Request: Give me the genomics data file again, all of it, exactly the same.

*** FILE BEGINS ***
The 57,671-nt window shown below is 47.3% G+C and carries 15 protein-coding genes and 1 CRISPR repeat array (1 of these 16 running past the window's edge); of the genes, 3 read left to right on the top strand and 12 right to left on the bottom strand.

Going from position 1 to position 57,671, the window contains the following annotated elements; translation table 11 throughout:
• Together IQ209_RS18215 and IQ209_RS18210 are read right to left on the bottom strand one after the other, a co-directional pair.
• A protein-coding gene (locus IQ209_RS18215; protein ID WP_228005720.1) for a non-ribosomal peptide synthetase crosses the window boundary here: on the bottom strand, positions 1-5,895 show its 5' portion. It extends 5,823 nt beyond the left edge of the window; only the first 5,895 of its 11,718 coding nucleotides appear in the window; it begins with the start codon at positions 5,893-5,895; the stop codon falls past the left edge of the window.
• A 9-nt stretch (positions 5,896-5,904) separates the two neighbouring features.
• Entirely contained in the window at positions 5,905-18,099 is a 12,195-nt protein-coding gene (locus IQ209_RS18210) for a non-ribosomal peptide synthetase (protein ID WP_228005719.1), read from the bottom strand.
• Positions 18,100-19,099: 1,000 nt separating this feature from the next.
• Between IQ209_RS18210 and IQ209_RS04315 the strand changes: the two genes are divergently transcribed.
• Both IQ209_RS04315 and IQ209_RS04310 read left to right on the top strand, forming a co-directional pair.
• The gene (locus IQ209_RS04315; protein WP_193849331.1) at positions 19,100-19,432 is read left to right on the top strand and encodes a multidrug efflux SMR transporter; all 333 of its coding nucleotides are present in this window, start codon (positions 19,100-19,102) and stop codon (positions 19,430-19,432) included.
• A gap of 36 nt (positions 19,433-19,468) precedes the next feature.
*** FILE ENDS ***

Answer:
The 57,671-nt window shown below is 47.3% G+C and carries 15 protein-coding genes and 1 CRISPR repeat array (1 of these 16 running past the window's edge); of the genes, 3 read left to right on the top strand and 12 right to left on the bottom strand.

Going from position 1 to position 57,671, the window contains the following annotated elements; translation table 11 throughout:
• Together IQ209_RS18215 and IQ209_RS18210 are read right to left on the bottom strand one after the other, a co-directional pair.
• A protein-coding gene (locus IQ209_RS18215; protein ID WP_228005720.1) for a non-ribosomal peptide synthetase crosses the window boundary here: on the bottom strand, positions 1-5,895 show its 5' portion. It extends 5,823 nt beyond the left edge of the window; only the first 5,895 of its 11,718 coding nucleotides appear in the window; it begins with the start codon at positions 5,893-5,895; the stop codon falls past the left edge of the window.
• A 9-nt stretch (positions 5,896-5,904) separates the two neighbouring features.
• Entirely contained in the window at positions 5,905-18,099 is a 12,195-nt protein-coding gene (locus IQ209_RS18210) for a non-ribosomal peptide synthetase (protein ID WP_228005719.1), read from the bottom strand.
• Positions 18,100-19,099: 1,000 nt separating this feature from the next.
• Between IQ209_RS18210 and IQ209_RS04315 the strand changes: the two genes are divergently transcribed.
• Both IQ209_RS04315 and IQ209_RS04310 read left to right on the top strand, forming a co-directional pair.
• The gene (locus IQ209_RS04315; protein WP_193849331.1) at positions 19,100-19,432 is read left to right on the top strand and encodes a multidrug efflux SMR transporter; all 333 of its coding nucleotides are present in this window, start codon (positions 19,100-19,102) and stop codon (positions 19,430-19,432) included.
• A gap of 36 nt (positions 19,433-19,468) precedes the next feature.